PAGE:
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Preservationists float ideas for reusing City Hall

October 30, 2013
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An upscale hotel, a brewery or perhaps even an event center.

Those are just a few of the ideas suggested by a group of historic preservationists, urban planners, architects and civic leaders as potential reuses for the old Indianapolis City Hall at 202 N. Alabama St.

As part of the Washington, D.C.-based National Trust for Historic Preservation’s annual conference, which runs through Nov. 2, the group Tuesday explored ways to breathe new life into the historic granite-and-limestone landmark.

The building has been vacant for the past six years and last housed the interim Central Library after the Indiana State Museum moved to White River State Park in 2002.

The Metropolitan Development Commission voted Oct. 16 to authorize spending $150,000 from the department’s redevelopment general fund to make the building inhabitable for temporary offices and meeting space—in all about 9,000 square feet.

The $150,000 would cover a laundry list of repairs, including putting chillers in working order and opening three large windows blocked by drywall and masonry, plus a year of cleaning and maintenance.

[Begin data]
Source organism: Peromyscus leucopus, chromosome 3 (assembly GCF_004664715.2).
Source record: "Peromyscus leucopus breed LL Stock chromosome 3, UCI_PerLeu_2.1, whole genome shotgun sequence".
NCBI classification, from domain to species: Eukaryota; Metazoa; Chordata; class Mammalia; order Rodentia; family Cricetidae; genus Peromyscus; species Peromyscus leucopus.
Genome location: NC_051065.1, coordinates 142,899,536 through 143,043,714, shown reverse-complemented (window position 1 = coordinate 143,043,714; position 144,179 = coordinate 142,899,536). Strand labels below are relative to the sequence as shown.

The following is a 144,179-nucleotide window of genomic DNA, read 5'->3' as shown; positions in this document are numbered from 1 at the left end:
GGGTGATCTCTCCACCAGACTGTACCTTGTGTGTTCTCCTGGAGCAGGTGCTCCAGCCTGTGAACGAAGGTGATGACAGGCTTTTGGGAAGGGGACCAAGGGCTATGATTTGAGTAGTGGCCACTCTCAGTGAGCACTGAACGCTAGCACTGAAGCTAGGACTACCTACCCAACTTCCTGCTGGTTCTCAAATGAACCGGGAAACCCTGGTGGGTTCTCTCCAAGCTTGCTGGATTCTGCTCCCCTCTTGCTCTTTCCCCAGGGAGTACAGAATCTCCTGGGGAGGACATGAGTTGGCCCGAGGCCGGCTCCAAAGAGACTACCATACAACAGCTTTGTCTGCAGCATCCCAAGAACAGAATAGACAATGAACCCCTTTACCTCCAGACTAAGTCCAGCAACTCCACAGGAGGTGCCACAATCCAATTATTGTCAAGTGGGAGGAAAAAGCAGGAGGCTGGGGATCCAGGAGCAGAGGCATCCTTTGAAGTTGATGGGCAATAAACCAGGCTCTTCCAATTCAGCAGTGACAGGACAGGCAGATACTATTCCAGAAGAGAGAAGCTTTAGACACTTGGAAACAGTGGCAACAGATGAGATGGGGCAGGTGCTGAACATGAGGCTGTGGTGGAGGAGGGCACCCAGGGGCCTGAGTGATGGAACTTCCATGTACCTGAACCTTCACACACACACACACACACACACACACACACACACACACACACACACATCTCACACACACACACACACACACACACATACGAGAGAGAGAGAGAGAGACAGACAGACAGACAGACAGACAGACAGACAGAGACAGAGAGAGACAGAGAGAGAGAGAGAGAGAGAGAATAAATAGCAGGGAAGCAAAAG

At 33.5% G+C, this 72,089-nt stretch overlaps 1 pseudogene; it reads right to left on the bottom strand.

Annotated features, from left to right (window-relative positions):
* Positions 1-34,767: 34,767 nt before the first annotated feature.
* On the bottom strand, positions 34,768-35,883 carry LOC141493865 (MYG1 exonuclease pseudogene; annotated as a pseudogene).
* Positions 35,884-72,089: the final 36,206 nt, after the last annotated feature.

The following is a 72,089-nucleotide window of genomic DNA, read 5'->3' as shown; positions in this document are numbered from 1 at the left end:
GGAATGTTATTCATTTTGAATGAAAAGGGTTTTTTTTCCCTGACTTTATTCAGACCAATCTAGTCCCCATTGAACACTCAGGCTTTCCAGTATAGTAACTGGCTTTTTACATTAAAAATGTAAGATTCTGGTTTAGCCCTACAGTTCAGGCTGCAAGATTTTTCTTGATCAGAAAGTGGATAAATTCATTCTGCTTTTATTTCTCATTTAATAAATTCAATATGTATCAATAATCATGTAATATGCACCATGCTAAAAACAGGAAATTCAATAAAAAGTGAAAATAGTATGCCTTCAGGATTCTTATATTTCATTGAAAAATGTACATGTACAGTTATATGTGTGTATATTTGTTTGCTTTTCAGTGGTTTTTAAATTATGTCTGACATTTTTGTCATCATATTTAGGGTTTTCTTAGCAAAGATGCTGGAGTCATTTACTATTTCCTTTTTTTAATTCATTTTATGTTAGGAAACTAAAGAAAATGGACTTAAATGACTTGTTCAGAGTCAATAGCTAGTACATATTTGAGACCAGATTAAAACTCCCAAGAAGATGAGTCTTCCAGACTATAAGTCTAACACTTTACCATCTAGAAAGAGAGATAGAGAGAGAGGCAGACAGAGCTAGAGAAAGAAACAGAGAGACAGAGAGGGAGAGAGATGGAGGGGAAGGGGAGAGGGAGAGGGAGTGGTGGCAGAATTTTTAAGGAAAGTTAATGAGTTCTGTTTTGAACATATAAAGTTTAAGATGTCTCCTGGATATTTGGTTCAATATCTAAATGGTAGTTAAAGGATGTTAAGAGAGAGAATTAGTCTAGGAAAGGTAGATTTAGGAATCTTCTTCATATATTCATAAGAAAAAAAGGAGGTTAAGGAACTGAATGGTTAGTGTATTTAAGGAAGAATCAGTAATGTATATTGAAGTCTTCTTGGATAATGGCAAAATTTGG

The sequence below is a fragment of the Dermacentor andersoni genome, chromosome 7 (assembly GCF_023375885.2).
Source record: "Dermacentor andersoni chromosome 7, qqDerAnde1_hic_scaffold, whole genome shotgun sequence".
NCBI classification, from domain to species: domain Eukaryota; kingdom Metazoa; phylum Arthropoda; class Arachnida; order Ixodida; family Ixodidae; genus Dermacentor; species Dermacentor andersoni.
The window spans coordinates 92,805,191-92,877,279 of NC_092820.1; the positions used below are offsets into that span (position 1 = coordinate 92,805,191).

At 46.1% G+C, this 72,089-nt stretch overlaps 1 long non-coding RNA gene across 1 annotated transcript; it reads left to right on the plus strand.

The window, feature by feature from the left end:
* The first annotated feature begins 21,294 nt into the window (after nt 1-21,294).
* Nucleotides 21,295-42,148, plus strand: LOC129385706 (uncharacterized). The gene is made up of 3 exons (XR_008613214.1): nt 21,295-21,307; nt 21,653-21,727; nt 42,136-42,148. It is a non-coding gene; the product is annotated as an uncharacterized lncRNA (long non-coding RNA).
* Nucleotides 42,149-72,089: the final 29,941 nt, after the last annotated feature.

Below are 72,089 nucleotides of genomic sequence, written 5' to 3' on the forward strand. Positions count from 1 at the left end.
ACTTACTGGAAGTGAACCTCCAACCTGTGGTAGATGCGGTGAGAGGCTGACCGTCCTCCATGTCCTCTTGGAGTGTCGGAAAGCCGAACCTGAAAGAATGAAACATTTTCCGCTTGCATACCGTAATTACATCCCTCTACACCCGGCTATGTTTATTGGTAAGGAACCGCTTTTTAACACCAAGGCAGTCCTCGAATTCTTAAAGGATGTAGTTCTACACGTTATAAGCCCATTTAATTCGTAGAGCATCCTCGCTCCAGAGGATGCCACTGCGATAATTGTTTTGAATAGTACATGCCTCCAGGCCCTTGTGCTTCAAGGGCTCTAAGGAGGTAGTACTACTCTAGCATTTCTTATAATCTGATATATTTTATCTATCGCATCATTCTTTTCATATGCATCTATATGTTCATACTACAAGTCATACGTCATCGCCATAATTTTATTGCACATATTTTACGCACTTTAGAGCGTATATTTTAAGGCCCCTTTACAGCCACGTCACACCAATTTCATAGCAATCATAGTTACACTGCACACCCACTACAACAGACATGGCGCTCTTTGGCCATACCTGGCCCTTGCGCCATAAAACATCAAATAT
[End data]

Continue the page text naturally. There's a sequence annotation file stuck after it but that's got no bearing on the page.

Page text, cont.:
The city owns the building and splurged for a new roof but doesn’t have the millions of dollars needed to renovate the building. That’s where a private developer might step in to partner with the city and run with one of the reuse plans floated by the historic preservationists.

“I do think it’s realistic,” said Adam Thies, director of the city’s Department of Metropolitan Development. “It’s all about finding and calibrating the right uses with the right costs.”

So detailed were the presentations by the preservationists that several of them included estimates for the total cost of a project, how much would be needed to finance it and how much revenue the idea might generate. The cost for a hotel project, for example, was estimated at $28 million.

Names also came into play. A brewery could be called the Twin Eagle Brewing Co. in recognition of the two eagle sculptures perched near the building's main entrance, one group suggested. Another idea, for a museum, called the Motor Palace, would pay homage to the city's rich racing history and the Indianapolis 500.

Other proposals for the building included an innovation center for startups, an education center that would include a charter school, or simply a government center to ease space concerns at the City-County Building.

Old City Hall opened in 1910 and housed city offices until the arrival of the City-County Building in 1962. It was home to the state museum for about 35 years.

Part of the problem in making the building useable is its design limitations. The building’s most unique feature is the rotunda, topped with stained glass, which makes for a majestic foyer, but creates a lot of empty space across three upper floors.
 

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